At a time when we are being encouraged to spend to help the economy, I find myself incensed how weather forecasting is putting people off making the most of the summer and getting out and about.
Picture the scene: the weekend is here so we all take a look at the weather forecasts to see what to expect. If the forecast is generally okay we’ll likely head out somewhere but if not we’ll remain at home. Now, the main deciding factor in our decision-making is the weather forecast and it has for too long now let us down with excessively pessimistic prognoses of the weekend’s weather.
This weekend the forecast was fairly clear with a chance of showers on Saturday and a huge rain band passing over us on Sunday delivering heavy rain throughout the day. At least, that’s how you’d understand if watching the main weather forecasts. The BBC news forecast showed the whole region around us blanketed in blue (i.e. rain) for the whole of the day while the website confirmed rain and showers throughout the day too.
Clearly Sunday wasn’t a day to be setting off out anywhere. Only, it was. There was some rain overnight and a crash of thunder in the early hours but the whole day thus far, and it’s now getting on for 4pm, has been fine and sunny; really quite warm in fact; a fine summer’s day. Now there’s a clear contrast between what was forecast and what happened. How many people wrote off any plans for the day only to find – probably when it was too late in the day to change – that in fact a great deal could have been made of it. Trips could have happened, attractions visited, lunch out enjoyed, souvenirs purchased, the car topped up with petrol, perhaps dinner out; we’d have enjoyed ourselves and a great many businesses would have benefited as a result.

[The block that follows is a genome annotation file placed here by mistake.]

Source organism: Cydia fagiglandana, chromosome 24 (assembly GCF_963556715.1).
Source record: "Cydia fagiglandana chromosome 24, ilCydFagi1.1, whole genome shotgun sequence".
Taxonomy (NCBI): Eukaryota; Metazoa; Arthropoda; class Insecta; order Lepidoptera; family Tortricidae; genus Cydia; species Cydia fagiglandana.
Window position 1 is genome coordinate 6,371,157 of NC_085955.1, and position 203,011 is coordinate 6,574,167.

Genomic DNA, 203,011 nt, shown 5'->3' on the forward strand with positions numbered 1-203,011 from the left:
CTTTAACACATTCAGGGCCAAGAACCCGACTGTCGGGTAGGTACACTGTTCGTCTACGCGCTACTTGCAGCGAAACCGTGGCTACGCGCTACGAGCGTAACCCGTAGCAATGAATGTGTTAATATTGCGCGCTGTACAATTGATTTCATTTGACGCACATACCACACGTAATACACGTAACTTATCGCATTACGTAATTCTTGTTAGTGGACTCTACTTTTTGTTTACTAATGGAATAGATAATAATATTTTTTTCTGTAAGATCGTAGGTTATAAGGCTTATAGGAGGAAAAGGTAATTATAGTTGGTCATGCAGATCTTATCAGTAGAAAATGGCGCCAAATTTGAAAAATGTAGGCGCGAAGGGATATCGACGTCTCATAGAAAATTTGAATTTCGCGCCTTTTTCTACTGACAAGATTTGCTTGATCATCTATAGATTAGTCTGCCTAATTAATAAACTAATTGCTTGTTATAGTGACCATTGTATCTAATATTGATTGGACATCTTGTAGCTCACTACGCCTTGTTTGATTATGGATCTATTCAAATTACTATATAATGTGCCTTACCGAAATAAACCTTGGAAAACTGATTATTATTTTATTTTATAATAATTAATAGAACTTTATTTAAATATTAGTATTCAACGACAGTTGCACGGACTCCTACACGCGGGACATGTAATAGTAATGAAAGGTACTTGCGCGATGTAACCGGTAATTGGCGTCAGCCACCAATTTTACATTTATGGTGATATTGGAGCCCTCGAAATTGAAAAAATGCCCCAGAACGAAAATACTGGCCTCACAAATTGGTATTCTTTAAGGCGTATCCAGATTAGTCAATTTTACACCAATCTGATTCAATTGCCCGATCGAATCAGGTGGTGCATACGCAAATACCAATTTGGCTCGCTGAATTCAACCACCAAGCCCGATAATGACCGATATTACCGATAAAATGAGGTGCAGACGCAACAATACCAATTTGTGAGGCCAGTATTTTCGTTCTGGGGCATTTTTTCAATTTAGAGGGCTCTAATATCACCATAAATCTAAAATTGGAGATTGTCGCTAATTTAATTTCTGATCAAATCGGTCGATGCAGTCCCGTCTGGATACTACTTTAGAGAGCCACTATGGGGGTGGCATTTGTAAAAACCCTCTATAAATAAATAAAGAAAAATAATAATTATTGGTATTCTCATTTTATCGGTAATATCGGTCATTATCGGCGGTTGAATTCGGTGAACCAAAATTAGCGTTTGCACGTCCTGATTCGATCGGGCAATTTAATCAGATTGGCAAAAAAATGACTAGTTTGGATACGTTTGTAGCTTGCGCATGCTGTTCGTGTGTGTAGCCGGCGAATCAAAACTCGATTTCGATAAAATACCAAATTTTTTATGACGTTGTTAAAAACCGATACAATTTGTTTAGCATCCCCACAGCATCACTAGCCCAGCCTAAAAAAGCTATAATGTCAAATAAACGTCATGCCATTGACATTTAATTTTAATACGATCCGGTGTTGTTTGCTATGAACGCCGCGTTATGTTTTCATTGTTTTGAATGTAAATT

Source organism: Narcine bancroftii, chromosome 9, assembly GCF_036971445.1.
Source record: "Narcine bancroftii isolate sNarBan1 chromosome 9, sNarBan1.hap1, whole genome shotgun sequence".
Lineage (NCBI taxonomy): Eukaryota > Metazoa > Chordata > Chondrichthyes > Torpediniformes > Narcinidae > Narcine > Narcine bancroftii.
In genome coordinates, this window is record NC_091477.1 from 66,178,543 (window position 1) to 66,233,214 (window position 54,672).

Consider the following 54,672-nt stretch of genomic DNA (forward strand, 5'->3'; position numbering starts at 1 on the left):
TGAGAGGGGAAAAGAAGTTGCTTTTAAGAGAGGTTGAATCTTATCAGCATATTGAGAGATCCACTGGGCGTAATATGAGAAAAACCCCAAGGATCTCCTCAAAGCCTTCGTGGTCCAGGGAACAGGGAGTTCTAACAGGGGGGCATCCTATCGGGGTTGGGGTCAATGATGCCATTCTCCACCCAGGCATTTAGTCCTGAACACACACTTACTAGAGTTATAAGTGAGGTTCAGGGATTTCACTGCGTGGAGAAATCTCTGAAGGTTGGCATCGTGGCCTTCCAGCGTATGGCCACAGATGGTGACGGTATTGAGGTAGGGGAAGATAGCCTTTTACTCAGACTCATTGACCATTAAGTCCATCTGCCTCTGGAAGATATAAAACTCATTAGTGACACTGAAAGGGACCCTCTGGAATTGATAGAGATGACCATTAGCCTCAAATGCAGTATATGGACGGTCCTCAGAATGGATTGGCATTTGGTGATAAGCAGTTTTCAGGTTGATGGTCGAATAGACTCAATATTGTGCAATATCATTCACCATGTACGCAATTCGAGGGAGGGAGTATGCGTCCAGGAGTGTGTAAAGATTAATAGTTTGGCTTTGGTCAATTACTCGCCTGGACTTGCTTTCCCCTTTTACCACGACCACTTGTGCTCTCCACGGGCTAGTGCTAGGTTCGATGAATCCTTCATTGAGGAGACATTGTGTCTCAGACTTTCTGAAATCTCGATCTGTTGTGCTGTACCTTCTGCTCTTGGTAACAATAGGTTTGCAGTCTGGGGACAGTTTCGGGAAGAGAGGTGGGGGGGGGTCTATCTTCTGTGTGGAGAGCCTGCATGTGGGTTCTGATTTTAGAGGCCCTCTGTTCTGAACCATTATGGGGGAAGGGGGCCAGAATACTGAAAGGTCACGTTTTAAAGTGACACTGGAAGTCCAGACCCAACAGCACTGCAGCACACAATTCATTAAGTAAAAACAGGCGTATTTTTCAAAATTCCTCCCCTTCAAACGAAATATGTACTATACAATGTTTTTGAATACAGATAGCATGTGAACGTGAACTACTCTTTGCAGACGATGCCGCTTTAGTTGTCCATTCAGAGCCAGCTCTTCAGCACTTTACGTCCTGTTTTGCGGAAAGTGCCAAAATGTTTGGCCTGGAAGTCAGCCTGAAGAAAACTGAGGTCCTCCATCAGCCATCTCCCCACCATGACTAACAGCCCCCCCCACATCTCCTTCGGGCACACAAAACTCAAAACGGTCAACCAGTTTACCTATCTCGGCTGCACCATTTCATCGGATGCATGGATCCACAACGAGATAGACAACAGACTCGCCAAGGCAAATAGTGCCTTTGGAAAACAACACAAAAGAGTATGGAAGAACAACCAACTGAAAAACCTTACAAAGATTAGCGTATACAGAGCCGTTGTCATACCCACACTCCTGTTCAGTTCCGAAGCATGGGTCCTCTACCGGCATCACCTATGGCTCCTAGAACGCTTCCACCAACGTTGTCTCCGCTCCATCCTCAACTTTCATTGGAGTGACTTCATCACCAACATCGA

Thanks to the way the weather is presented this wouldn’t have happened and it’s high time we called for a change. There have been countless weekends since this summer got underway that we would have likely written off due to the forecasting. British weather can certainly be unpredictable, so inform us in such a way that we can best hedge our bets to get the most out of the weekend. It’s not as if we require wall to wall unbridled sunshine but if there’s a chance of a shower in an otherwise fine day then this is what we need to know. Currently the emphasis is on the precipitation and not that the other 98% of the day could be enjoyed perfectly well without disruption from the weather.
We Brits work long hours and need our weekends to being invigorating, exciting, entertaining and fulfilled. Fun at the weekend will likely also mean more productivity come Monday. We’re a stoic lot and won’t flinch in the face of uncertain weather; we’ll be prepared but we’ll get out there if there’s just a chance to enjoy the day. We’re currently being let down, told that a rain shower equates to a washout of the whole day. Forecasts need to reflect the activities of the population. Give us an idea of the chance of rain and told to take a brolly on the off-chance but to otherwise continue with plans for the day. We need an air of optimism, supporting that national spirit of can-do, in spite of some potential meteorological adversity. As a nation obsessed by weather we require and should demand realistic, practical forecasting. The price of continuing to get this wrong seems to be largely unrecognised but it is huge and must be addressed.